The final rule is to confirm your suspicions. You must always test your suspicions. And think about how you are testing it, make sure the way you are doing it isolates any other possibility. This is the only way to truly find the leak. You must do isolated tests of each suspicious item one at a time.
So lets take a typical shower or bathtub with a tiled surround and either a bathtub or a fiberglass shower pan. You've got a leak of some sort showing up either outside the tub/shower and you've observed and eliminated that it isn't the kids splashing water over the side at bath time or water leaking out the shower door.1.The tile surround, which could be the grout, the corners or the connection where the tile meets the tub or the shower pan.
The culprits are:
2.The drain, which would be the drain itself or the overflow in the bathtub
3.The valve in the wall.
4.The plumbing connections in the walls such as the hot and cold feeds to the valve and then the connection of the valve to either the shower head or the tub filler.
So we have only 9 individual things that it could be. So that at least makes it easy. 9 Is a lot but if we are systematic we now have a list and a process to find out which one it is.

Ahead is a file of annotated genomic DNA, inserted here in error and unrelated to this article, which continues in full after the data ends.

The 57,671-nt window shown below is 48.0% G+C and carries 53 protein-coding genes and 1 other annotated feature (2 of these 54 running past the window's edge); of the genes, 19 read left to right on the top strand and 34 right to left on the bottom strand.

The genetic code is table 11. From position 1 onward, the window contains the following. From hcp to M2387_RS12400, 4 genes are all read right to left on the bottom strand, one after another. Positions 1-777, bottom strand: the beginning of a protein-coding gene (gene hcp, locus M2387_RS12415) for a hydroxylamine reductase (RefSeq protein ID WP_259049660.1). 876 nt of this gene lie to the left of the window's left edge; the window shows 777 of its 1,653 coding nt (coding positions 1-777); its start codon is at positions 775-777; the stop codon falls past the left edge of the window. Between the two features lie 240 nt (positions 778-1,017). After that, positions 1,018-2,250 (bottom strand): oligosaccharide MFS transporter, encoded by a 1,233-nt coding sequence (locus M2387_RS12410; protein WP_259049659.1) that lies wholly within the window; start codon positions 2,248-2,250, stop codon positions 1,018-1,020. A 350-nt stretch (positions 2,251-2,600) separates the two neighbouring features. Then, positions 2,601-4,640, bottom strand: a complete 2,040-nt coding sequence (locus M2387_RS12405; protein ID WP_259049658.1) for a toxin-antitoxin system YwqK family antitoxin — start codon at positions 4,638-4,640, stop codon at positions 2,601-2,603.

Lets start with the drain.
Start with examining the drain itself and the area around the drain, are their any cracks is the drain loose or nice and firmly seated? Get in there and step around it, put some weight on it see if a crack shows up that you didn't see until you put some weight on it. If you see anything like that you might have your culprit right there. But like I said don't jump to conclusions we must test, test, test!
Let's isolate the plumbing that is attached to the drain. We need a rubber hose running to a water source not in the shower or bathtub (remember we need to always isolate our tests, you can't run the shower or tub valve to test the drain without running the risk of the problem is really the valve right?) Most home improvement centers will sell different types of rubber hosing by the foot. You can purchase a length of it that will be big enough to go over your vanity faucet aerator. So get your rubber hose and stick it into the drain and run the water for 15 minutes. Come back and see if you see your leak appear where ever it has always shown up. If it usually doesn't show up for an hour, wait an hour. If you see your leak, it's the plumbing attached to the drain and you are done testing. No leak, now it's time to test the drain itself, take your rubber hose out and run the water into the shower pan or tub and do your wait and check. If you get your leak it's something to do with the drain itself, or that crack you found. See how easy this is.